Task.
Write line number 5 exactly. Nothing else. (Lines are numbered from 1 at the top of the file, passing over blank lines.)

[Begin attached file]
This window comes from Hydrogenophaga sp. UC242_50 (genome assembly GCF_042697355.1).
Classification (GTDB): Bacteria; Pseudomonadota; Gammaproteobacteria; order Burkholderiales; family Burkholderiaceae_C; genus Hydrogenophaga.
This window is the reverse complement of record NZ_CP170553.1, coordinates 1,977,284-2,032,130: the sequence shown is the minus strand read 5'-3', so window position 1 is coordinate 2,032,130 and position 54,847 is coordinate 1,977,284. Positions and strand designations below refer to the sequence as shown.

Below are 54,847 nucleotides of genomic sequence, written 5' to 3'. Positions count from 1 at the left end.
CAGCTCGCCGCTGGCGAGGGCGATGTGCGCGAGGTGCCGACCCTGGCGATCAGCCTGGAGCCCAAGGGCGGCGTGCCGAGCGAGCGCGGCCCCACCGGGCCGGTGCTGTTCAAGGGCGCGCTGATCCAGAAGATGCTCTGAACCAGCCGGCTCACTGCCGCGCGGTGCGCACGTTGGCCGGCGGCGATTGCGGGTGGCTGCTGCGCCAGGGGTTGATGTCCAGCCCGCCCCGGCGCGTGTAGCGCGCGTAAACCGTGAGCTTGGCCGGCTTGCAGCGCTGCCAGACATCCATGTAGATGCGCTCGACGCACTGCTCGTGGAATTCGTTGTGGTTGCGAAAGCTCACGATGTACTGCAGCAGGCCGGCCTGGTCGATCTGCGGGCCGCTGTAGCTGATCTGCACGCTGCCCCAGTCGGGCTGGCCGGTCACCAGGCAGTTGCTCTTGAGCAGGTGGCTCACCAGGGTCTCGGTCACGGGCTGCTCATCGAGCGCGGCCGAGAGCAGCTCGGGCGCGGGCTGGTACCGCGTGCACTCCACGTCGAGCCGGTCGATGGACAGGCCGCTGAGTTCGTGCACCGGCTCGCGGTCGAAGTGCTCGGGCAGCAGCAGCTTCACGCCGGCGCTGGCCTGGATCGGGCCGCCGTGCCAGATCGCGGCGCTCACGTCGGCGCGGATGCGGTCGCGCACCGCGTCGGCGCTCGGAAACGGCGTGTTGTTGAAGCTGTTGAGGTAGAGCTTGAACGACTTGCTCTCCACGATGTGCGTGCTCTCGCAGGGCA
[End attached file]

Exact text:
CAGCTCGCCGCTGGCGAGGGCGATGTGCGCGAGGTGCCGACCCTGGCGATCAGCCTGGAGCCCAAGGGCGGCGTGCCGAGCGAGCGCGGCCCCACCGGGCCGGTGCTGTTCAAGGGCGCGCTGATCCAGAAGATGCTCTGAACCAGCCGGCTCACTGCCGCGCGGTGCGCACGTTGGCCGGCGGCGATTGCGGGTGGCTGCTGCGCCAGGGGTTGATGTCCAGCCCGCCCCGGCGCGTGTAGCGCGCGTAAACCGTGAGCTTGGCCGGCTTGCAGCGCTGCCAGACATCCATGTAGATGCGCTCGACGCACTGCTCGTGGAATTCGTTGTGGTTGCGAAAGCTCACGATGTACTGCAGCAGGCCGGCCTGGTCGATCTGCGGGCCGCTGTAGCTGATCTGCACGCTGCCCCAGTCGGGCTGGCCGGTCACCAGGCAGTTGCTCTTGAGCAGGTGGCTCACCAGGGTCTCGGTCACGGGCTGCTCATCGAGCGCGGCCGAGAGCAGCTCGGGCGCGGGCTGGTACCGCGTGCACTCCACGTCGAGCCGGTCGATGGACAGGCCGCTGAGTTCGTGCACCGGCTCGCGGTCGAAGTGCTCGGGCAGCAGCAGCTTCACGCCGGCGCTGGCCTGGATCGGGCCGCCGTGCCAGATCGCGGCGCTCACGTCGGCGCGGATGCGGTCGCGCACCGCGTCGGCGCTCGGAAACGGCGTGTTGTTGAAGCTGTTGAGGTAGAGCTTGAACGACTTGCTCTCCACGATGTGCGTGCTCTCGCAGGGCA